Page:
eli·​sion i-ˈli-zhən How to pronounce elision (audio)
: the use of a speech form that lacks a final or initial sound which a variant speech form has (such as 's instead of is in there's)
: the omission of an unstressed vowel or syllable in a verse to achieve a uniform metrical pattern
: the act or an instance of omitting something : omission

Example Sentences

unfortunately, when the book was condensed, some of the elisions rendered major plot developments incomprehensible
Recent Examples on the Web This is not a trivial semantic elision. Razib Khan, Discover Magazine, 5 Oct. 2011 Still, the performers sell the mutual attraction and the tricky sense of knowing one is understood beyond one’s lies and elisions; Fichtner and Draper are in fine form, as is Callies. Daniel D'addario, Variety, 17 Feb. 2023 On the one hand, it’s become an annoying trend in our conversations about pop art for moves that are willfully, straightforwardly bad to get immediately reclaimed as campy (to say nothing of our constant elision of the difference between camp and kitsch). K. Austin Collins, Rolling Stone, 25 June 2021 Other organizations blur the line between management and influencer marketing—a dangerous rhetorical elision when one looks out for the streamer’s wellbeing, and the other wants a cut of a fat deal. Cecilia D'anastasio, Wired, 14 Sep. 2020 Juneteenth, an elision of June 19th, commemorates when news of the American emancipation of enslaved people reached the deepest parts of the former Confederacy in Galveston, Texas. Coral Murphy, USA TODAY, 19 June 2020 By contrast, Brinkley’s approach flattens the movement to a march of saints who, inexplicably, must be safeguarded against critique or elision. Scott W. Stern, The New Republic, 10 Jan. 2023 While Schweblin’s shorter stories often rely too heavily on elision, the longest, about an elderly woman with dementia who observes her mind’s deterioration, is deeply affecting. The New Yorker, 21 Nov. 2022 What likely occurred in India was that generations of admixture between Jews and non-Jews resulted in the elision of differences between the two groups, despite the persistence of a cultural distinction. Razib Khan, Discover Magazine, 10 June 2010 See More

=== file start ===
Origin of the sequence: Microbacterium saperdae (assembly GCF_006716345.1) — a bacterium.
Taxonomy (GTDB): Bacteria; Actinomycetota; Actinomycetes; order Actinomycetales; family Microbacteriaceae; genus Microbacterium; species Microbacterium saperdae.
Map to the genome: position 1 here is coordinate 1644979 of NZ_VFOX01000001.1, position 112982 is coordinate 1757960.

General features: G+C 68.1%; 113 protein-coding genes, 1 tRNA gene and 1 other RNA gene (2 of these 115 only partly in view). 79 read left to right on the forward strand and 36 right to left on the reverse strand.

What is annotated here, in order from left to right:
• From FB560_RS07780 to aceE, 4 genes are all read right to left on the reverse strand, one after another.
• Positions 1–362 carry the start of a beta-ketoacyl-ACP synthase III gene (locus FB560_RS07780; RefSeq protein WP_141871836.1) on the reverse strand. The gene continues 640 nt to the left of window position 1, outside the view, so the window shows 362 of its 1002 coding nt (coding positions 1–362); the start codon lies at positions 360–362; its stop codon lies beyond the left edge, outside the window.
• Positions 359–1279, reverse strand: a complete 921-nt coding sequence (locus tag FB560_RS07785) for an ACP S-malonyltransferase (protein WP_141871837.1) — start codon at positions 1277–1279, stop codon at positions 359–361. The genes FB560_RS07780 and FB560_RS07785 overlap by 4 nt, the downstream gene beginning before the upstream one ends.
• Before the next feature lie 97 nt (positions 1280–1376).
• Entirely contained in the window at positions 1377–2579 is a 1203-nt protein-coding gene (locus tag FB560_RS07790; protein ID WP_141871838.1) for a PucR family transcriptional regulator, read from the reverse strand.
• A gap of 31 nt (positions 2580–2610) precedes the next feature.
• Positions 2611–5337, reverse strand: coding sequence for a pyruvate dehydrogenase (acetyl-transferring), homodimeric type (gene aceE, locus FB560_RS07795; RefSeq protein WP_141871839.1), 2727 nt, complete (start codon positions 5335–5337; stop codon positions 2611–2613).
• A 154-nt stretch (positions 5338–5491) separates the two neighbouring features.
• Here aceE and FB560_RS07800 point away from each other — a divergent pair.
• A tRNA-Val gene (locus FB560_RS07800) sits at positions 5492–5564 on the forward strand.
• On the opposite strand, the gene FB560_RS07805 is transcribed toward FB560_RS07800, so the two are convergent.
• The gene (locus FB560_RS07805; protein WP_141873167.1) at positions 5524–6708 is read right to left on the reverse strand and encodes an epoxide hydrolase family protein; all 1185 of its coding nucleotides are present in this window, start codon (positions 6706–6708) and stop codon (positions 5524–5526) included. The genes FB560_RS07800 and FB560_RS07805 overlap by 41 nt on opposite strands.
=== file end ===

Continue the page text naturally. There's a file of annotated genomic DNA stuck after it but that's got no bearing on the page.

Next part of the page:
These examples are programmatically compiled from various online sources to illustrate current usage of the word 'elision.' Any opinions expressed in the examples do not represent those of Merriam-Webster or its editors. Send us feedback about these examples.

Word History


Late Latin elision-, elisio, from Latin elidere

First Known Use

circa 1586, in the meaning defined at sense 1a

Time Traveler
The first known use of elision was circa 1586

Dictionary Entries Near elision

Cite this Entry

“Elision.” Merriam-Webster.com Dictionary, Merriam-Webster, https://www.merriam-webster.com/dictionary/elision. Accessed 29 May. 2023.

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